Black Box, ABC‘s latest drama, feels a lot like a show created by committee, and constructed largely by piecing together ratings research of plot and character points. A little bit House, a hint of Grey’s Anatomy, and a heaping dose of the hokey, “we’re calling you stupid,” plot construction of Scandal… et voilà. Of course, if those last two are among your favorite shows, welcome to your new obsession.
Dr. Catherine Black (Kelly Reilly) is the world’s most impressive and important neurologist… or whatever. She’s so cool that she has her own facility in New York City. Known as “The Cube,” it’s all neurology, all the time, and Dr. Black runs the show. But, she has a big secret, and much of her life is spent battling said secret, and trying to keep it, well, secret. She’s bipolar, which would be bad enough on its own, but she also has a long history of going off her meds.
The series kicks off with Dr. Black in a state that doesn’t exactly help the case for skipping medication, which leads to a session with her psychiatrist, played by Vanessa Redgrave. It also moves us into problematic territory with Dr. Black’s boyfriend, Will (David Ajala), who wants things to progress, whereas Catherine finds herself solidly in the “I’m too crazy for a relationship,” camp.
The episodic content, once we’re out of the pilot’s establishment phase, moves through equal parts of Catherine’s life drama, and the wild, neurological disorder (or two) of the week. One side takes us through Catherine’s inability to deal with her own problems, and childhood demons, while the other showcases her ability to treat problems of the mind in a way that even other experts can barely understand. That’s what it says on the box anyway.
In actuality, virtually everything is offered up using the simplest terms, and is layered in pointedly nonsensical drama. Catherine is meant to not only be a genius, but the supreme expert in a certain field, but we never get the impression that she is even completely qualified to work at The Cube, much less run it. She doesn’t say or do smart things, relays information about the “smart things” the show covers as though she Googled it five minutes ago, seems to have gone through a life of figuring out the brain (and being a genius) without putting together a firm grasp on how people operate generally, and worst of all can’t seem to put two and two together in most situations. That is, when approaching her boyfriend, her daughter, the slick, new neurosurgeon, or strangers on the street, her actions and reactions are “girlified” beyond all hope of their being the product of a genius mind, however troubled it may be.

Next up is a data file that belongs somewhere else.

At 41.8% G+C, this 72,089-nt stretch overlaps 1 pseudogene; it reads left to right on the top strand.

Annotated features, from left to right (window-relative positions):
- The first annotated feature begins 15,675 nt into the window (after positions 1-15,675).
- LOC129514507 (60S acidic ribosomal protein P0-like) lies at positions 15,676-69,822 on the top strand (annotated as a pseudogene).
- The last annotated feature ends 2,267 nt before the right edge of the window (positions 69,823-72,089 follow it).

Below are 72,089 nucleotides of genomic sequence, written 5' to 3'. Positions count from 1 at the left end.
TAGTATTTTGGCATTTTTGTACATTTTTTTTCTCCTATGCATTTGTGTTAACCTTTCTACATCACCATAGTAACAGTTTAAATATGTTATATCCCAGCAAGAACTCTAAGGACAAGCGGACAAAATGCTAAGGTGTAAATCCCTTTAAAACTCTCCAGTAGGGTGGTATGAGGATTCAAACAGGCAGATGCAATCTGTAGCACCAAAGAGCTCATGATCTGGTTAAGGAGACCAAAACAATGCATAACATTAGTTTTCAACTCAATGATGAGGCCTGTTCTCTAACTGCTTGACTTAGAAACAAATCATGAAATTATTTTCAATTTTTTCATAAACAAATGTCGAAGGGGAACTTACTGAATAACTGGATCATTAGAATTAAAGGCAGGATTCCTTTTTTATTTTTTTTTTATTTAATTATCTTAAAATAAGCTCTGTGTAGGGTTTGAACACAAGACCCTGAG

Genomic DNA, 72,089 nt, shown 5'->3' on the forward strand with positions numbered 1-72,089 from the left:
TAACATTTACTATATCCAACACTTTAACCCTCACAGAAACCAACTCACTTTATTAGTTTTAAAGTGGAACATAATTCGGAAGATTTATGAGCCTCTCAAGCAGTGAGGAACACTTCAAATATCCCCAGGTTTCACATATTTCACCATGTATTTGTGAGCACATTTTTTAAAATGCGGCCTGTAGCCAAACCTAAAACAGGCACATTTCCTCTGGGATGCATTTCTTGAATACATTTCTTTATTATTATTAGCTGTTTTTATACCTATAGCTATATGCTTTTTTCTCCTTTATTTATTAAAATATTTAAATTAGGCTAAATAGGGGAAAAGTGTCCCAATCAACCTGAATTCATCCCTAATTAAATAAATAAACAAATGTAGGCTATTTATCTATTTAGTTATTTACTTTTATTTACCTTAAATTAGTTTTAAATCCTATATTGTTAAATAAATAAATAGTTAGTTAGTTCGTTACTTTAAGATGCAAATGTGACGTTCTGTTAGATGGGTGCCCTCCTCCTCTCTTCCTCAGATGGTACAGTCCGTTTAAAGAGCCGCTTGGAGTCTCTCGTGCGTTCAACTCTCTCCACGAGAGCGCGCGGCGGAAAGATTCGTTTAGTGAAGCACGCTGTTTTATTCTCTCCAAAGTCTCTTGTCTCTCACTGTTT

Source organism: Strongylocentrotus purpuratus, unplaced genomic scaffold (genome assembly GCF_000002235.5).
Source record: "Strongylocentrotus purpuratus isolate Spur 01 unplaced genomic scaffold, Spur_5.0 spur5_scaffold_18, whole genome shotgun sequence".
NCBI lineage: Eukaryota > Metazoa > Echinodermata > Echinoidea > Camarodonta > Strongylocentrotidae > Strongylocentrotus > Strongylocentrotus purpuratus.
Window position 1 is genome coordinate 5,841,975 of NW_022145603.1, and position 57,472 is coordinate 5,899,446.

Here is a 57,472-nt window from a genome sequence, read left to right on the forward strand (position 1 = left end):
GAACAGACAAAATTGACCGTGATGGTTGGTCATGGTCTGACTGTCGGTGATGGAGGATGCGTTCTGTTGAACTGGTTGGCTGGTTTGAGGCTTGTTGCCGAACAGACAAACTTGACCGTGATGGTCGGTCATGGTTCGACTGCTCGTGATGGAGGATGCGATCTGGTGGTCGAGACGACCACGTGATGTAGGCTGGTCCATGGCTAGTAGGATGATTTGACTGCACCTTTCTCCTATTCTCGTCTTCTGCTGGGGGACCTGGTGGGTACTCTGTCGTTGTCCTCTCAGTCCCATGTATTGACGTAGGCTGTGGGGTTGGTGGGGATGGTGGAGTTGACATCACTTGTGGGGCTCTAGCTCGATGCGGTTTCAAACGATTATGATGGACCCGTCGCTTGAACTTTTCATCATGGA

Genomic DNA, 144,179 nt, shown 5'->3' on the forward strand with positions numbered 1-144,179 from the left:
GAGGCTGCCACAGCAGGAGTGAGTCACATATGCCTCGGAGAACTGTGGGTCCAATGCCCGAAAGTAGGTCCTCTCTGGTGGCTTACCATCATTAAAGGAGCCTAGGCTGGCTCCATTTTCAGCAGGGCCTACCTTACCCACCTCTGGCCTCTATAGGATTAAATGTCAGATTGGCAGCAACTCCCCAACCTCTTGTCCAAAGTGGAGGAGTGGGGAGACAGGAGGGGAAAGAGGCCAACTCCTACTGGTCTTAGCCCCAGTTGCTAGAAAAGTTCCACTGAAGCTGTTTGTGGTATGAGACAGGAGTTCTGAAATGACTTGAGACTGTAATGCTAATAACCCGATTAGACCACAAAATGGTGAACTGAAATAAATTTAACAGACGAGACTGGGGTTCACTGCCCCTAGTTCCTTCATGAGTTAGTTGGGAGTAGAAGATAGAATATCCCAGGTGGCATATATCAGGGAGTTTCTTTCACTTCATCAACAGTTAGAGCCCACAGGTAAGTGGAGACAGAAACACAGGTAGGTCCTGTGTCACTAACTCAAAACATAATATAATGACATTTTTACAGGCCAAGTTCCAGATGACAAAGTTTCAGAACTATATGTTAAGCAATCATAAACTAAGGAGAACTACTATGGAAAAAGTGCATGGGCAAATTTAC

That’s the sort of comment that you’d hope would result in some backlash, but I dare you to string together the argument that suggests that women who are geniuses also act like moon-eyed morons in certain situations… oh, and can’t convince you that they know anything. Besides, the effort would be misguided. While the bipolar disorder gives us our conflict, and leads to strange situations that causes various strains in Catherine’s life, it’s a disorder that, for lack of better terminology given the show’s beliefs about your I.Q., makes you a bit crazy sometimes, not one that renders you rather dim, whether you’re on the meds, or not. The show doesn’t even try to balance Catherine’s personal lapses with something that might show her off at work. In the pilot, her winning move is to order a CT scan, and then notice something fantastically obvious.